So, what does it mean to reduce? Certainly, we ought to be cautious of how wishy-washy this type of term, with recent research calling for greater clarity on some of the common reductionist asks, for example "less but better".
We also know that, as a substitute for actual change, people can convince themselves that they are already reducing their consumption of meat. So, in this regard, idealists may be right to tread carefully.
Indeed, pragmatic Leenaert shares these concerns. He suggests that in encouraging reduction, we must be careful that we provide a call-to-action people can actually follow up on. “Eat less meat” is simply too abstract. Leenaert suggests that when asking for reduction, we ought to suggest something concrete, for example a 5:2 diet; no meat all week, only on weekends. Importantly, a 5:2 ensure that people go without meat in some meals, thus building the capacity to cook and eat plant-based.
In setting out his pragmatic stall, Leenaert tries to wash away the concerns around the corporate world. Vegans can be sceptical of the corporate world and harbour anti-capitalist sentiments, particularly in the case of ,eat giants like Tyson foods. It can feel uncomfortable that an enterprise which makes money from killing animal is now able to make money from the vegan alternative. This leads to questions around whether the alternative is truly vegan because the money spent on these products helps to advance a meat supplier.
In this book, Leenaert is encouraging vegans not to see the corporate world as the enemy, but to see them as an ally. Why? He argues that big companies have greater potential to take a huge market share and reach many people, something that small start-ups might struggle to do. Additionally, the lobby for animal products is powerful. But, as the industry’s financial dependence on selling them decreases and as profits from vegan products increase, we can expect a shift in antagonism to more support for vegan consumption.
We need to decide whether to trust or distrust. Being on guard is helpful, but default distrust is unhelpful. We as consumers ought to continue insisting on integrity, transparency and corporate social responsibility.
Irrespective of your position, whether you lean more towards idealism or pragmatism, this book is packed with important lessons relating to inter-personal communication that advocates of this movement can take away and work into their practise.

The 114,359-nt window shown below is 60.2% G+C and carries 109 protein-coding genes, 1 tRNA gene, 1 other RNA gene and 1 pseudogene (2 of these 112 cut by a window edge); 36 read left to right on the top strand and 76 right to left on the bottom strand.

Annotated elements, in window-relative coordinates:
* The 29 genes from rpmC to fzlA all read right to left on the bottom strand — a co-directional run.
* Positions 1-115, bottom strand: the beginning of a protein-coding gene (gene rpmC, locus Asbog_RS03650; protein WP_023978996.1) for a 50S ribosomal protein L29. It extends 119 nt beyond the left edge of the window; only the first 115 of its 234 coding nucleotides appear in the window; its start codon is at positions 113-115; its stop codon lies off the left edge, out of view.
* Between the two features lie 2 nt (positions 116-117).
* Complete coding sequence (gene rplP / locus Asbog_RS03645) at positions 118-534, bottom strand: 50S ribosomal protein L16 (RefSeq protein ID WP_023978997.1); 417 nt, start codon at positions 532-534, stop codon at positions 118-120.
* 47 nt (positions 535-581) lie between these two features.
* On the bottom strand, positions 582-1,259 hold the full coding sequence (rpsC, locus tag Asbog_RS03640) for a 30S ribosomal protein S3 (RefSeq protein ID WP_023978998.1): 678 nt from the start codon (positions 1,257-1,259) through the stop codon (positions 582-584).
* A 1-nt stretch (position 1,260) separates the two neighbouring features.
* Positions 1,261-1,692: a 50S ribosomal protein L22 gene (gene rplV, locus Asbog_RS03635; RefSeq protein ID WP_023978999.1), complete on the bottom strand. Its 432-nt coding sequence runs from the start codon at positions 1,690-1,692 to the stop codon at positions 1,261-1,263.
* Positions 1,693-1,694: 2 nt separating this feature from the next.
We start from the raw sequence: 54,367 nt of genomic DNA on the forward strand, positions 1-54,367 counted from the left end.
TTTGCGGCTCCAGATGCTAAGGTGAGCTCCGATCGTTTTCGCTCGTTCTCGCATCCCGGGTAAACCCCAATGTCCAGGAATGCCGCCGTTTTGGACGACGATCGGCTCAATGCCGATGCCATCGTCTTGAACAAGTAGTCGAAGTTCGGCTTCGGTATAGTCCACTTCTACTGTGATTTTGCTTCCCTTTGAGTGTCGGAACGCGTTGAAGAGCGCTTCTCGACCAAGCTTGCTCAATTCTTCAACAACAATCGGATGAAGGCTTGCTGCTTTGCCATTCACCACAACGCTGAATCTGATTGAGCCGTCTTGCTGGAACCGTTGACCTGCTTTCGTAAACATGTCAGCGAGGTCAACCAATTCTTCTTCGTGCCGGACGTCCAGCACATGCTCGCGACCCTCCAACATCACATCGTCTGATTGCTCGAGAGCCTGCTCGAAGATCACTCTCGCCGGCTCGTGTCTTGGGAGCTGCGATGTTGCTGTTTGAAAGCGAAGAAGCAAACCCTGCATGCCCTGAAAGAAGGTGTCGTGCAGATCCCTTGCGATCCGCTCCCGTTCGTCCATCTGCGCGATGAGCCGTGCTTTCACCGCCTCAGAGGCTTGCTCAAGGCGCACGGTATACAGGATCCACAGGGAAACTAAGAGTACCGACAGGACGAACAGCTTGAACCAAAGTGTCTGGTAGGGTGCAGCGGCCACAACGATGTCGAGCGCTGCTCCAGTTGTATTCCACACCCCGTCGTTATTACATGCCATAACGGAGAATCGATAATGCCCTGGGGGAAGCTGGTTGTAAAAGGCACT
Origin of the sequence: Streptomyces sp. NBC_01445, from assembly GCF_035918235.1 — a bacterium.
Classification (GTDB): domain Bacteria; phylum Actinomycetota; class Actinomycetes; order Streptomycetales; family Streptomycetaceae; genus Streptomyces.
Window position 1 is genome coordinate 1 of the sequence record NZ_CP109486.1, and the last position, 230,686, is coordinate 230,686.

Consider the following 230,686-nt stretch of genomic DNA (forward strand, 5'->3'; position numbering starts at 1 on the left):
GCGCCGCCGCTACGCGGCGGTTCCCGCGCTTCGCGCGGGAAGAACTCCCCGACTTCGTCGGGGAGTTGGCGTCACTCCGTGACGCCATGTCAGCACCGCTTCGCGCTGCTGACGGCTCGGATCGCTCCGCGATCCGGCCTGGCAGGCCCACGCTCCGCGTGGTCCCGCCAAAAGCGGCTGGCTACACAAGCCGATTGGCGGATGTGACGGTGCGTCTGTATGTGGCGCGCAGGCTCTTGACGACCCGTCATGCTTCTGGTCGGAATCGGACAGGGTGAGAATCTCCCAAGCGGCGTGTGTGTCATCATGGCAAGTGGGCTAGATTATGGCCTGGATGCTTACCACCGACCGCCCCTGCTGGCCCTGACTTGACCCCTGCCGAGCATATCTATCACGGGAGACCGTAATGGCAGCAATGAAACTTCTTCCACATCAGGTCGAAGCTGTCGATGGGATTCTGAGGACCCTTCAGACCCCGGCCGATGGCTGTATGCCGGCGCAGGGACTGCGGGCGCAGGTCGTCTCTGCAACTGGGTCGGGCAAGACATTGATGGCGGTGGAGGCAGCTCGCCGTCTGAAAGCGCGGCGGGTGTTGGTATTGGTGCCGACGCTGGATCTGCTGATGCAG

Some of the lessons that I take from this book include: first, the simple reminder that vegan communication is not about us, it is solely about the person with whom we are communicating. In such interactions, we ought to take a back seat and allow the conversation to be focused on the individual, much like a therapist would act.
In that vain, advocacy is as much about listening as it is about communicating. And, being a good listener, is making the person feel heard and valued. It is important not to pose our own world view on others as their lives have taken them in different directions to ours and they will ultimately see things differently to us. Rather than define their reality, we allow others to be the expert of their own experience and honour their dignity.
In our communications, impact is not about winning arguments. If a person feels they have lost, this can be counterproductive. Impact is about actual change. The question is not “am I right?” or “is this my truth?” but… “does this work?”.
I would be interested to know, which side of the spectrum (idealism, vs pragmatism) do you lean toward in your own advocacy, and why? Additionally, if you would like my copy of "How to Create a Vegan World: A Pragmatic Approach" for your own reading, please don't hesitate to get in touch using my email address firstname.lastname@example.org.